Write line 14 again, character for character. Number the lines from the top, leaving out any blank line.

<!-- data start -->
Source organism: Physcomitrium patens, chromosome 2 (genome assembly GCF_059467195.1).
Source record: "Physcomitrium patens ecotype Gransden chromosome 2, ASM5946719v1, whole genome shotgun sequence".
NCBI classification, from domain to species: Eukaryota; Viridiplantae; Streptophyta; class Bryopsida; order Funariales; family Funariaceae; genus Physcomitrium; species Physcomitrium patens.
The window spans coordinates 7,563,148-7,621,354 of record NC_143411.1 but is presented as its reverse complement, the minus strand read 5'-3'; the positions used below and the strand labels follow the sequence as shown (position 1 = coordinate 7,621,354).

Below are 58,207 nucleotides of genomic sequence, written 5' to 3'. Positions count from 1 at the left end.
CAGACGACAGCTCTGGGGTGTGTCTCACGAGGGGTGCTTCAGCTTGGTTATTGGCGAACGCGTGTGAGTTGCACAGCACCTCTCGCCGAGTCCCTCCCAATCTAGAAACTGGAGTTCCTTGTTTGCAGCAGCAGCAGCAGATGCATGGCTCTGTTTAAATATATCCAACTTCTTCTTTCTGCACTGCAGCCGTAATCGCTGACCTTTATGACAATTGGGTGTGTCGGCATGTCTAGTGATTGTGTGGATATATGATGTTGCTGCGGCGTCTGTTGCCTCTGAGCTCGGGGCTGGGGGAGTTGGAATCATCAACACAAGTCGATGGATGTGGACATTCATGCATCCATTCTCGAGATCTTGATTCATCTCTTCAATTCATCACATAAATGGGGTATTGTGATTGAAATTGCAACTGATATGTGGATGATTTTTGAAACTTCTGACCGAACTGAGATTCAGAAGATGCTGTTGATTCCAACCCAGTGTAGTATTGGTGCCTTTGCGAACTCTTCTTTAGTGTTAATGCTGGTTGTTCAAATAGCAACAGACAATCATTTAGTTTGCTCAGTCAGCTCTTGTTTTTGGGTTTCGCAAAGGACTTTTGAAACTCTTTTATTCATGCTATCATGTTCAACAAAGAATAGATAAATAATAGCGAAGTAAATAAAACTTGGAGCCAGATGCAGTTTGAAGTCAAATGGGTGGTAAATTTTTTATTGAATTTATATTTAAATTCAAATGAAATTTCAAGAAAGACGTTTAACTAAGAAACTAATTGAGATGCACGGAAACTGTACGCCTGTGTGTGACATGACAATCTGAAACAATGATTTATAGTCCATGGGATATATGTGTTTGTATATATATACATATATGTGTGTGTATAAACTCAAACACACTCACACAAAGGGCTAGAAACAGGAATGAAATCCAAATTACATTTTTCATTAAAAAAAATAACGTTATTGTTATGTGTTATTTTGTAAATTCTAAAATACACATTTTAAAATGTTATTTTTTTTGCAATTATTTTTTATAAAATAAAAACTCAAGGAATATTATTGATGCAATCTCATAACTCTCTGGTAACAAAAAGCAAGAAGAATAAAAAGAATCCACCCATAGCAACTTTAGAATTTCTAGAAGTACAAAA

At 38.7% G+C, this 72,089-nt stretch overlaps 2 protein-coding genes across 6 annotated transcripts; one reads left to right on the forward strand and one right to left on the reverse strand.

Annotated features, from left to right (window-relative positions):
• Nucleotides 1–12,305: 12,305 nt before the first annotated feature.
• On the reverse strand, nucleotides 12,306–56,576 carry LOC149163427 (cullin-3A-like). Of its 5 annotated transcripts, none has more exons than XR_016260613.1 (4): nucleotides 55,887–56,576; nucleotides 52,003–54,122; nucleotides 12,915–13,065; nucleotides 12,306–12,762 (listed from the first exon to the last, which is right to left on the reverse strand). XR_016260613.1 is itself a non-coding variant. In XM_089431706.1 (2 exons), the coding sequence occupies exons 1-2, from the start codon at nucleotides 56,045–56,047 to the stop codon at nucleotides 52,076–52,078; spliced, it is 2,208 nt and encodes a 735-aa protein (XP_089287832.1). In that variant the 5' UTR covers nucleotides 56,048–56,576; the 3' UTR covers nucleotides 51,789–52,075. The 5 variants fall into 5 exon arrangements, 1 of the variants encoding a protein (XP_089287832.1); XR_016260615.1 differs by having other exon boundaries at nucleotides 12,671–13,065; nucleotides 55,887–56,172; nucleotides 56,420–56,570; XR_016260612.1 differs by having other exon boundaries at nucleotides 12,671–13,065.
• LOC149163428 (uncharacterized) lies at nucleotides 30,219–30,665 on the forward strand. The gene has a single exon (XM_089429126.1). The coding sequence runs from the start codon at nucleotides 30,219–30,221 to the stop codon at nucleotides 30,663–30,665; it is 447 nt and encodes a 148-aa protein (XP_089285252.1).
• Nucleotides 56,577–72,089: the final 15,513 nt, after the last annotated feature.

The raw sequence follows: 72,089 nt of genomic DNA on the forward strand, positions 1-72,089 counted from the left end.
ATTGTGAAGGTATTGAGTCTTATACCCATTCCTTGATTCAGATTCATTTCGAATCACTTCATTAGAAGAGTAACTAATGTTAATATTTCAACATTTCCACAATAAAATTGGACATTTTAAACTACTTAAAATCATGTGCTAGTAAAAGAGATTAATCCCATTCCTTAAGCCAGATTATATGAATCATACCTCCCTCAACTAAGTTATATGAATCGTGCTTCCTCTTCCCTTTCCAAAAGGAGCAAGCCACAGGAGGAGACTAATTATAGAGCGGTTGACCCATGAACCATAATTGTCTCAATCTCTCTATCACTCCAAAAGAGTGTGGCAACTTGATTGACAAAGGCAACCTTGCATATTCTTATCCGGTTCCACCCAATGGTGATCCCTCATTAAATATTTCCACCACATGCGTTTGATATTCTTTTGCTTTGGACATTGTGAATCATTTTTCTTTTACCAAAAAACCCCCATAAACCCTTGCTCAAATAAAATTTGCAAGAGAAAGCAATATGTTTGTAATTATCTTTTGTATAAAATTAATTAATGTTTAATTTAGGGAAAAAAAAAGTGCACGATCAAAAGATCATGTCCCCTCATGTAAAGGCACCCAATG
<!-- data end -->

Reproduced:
ATTGTGAAGGTATTGAGTCTTATACCCATTCCTTGATTCAGATTCATTTCGAATCACTTCATTAGAAGAGTAACTAATGTTAATATTTCAACATTTCCACAATAAAATTGGACATTTTAAACTACTTAAAATCATGTGCTAGTAAAAGAGATTAATCCCATTCCTTAAGCCAGATTATATGAATCATACCTCCCTCAACTAAGTTATATGAATCGTGCTTCCTCTTCCCTTTCCAAAAGGAGCAAGCCACAGGAGGAGACTAATTATAGAGCGGTTGACCCATGAACCATAATTGTCTCAATCTCTCTATCACTCCAAAAGAGTGTGGCAACTTGATTGACAAAGGCAACCTTGCATATTCTTATCCGGTTCCACCCAATGGTGATCCCTCATTAAATATTTCCACCACATGCGTTTGATATTCTTTTGCTTTGGACATTGTGAATCATTTTTCTTTTACCAAAAAACCCCCATAAACCCTTGCTCAAATAAAATTTGCAAGAGAAAGCAATATGTTTGTAATTATCTTTTGTATAAAATTAATTAATGTTTAATTTAGGGAAAAAAAAAGTGCACGATCAAAAGATCATGTCCCCTCATGTAAAGGCACCCAATG